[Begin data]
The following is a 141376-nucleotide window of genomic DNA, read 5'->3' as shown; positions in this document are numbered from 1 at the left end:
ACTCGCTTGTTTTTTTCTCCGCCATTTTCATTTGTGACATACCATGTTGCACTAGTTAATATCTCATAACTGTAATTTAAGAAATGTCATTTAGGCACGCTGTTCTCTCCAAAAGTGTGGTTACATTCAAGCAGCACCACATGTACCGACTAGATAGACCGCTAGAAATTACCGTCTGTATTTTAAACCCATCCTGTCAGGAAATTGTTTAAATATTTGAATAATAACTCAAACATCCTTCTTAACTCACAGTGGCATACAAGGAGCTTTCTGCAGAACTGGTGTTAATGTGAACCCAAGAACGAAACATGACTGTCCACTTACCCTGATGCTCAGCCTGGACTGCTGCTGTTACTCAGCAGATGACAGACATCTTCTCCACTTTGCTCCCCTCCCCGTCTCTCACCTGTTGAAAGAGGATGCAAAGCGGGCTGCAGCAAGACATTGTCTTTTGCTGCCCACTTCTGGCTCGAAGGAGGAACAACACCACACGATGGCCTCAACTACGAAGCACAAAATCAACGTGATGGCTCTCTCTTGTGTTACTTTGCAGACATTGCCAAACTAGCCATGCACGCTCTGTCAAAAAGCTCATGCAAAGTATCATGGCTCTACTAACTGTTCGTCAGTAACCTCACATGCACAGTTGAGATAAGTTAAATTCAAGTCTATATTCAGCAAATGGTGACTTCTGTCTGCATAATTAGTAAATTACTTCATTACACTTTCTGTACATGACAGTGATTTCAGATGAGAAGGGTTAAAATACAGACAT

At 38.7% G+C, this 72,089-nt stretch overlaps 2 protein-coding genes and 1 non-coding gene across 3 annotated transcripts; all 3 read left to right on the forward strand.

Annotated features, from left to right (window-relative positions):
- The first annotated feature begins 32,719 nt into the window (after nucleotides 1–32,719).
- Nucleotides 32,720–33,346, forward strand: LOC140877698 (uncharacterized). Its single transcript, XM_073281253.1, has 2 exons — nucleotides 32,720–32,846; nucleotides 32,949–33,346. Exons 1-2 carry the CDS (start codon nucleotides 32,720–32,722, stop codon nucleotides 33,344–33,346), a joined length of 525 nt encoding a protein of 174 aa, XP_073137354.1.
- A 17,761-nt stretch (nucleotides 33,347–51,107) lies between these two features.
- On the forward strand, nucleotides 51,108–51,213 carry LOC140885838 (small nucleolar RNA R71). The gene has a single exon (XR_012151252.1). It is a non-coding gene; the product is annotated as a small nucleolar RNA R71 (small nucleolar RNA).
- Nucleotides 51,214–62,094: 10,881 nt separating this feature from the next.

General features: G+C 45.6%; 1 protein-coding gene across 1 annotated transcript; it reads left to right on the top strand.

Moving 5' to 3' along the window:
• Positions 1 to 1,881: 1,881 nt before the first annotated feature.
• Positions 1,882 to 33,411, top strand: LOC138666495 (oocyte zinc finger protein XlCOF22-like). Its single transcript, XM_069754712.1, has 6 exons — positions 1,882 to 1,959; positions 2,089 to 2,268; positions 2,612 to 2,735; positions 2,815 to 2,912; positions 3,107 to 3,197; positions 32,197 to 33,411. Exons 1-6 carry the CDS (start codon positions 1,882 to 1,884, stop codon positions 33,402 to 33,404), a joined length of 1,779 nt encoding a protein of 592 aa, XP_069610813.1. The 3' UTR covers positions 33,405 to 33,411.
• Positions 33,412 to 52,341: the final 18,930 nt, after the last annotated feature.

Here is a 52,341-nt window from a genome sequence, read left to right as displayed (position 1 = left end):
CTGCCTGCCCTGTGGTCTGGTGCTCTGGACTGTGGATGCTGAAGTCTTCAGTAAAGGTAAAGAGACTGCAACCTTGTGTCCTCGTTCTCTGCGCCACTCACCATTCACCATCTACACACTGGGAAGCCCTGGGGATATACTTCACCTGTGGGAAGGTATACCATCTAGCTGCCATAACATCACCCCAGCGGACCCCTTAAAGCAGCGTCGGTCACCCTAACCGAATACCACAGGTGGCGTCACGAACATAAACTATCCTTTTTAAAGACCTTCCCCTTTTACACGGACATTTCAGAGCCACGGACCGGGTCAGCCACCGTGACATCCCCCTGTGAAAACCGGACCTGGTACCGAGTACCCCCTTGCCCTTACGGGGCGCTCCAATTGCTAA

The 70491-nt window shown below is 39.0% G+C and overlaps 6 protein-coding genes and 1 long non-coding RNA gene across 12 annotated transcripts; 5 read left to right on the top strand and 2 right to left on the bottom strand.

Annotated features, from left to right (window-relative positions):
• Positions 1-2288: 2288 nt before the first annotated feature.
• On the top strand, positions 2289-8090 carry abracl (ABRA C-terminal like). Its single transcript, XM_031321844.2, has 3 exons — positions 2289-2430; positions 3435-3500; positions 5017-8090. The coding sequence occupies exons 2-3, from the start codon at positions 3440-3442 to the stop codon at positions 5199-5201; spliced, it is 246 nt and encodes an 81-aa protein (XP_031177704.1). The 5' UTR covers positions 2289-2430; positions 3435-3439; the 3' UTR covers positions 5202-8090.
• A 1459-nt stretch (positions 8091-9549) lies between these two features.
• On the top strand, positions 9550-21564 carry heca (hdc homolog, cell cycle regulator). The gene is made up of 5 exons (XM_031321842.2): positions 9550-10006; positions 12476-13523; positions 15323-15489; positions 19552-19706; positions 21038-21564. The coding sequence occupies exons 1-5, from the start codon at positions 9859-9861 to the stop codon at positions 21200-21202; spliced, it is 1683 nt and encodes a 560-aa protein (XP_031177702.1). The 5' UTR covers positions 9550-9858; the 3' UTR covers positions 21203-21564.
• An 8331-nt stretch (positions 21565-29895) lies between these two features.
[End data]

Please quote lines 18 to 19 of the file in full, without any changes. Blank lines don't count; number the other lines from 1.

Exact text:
Annotated features, from left to right (window-relative positions):
• Positions 1-2288: 2288 nt before the first annotated feature.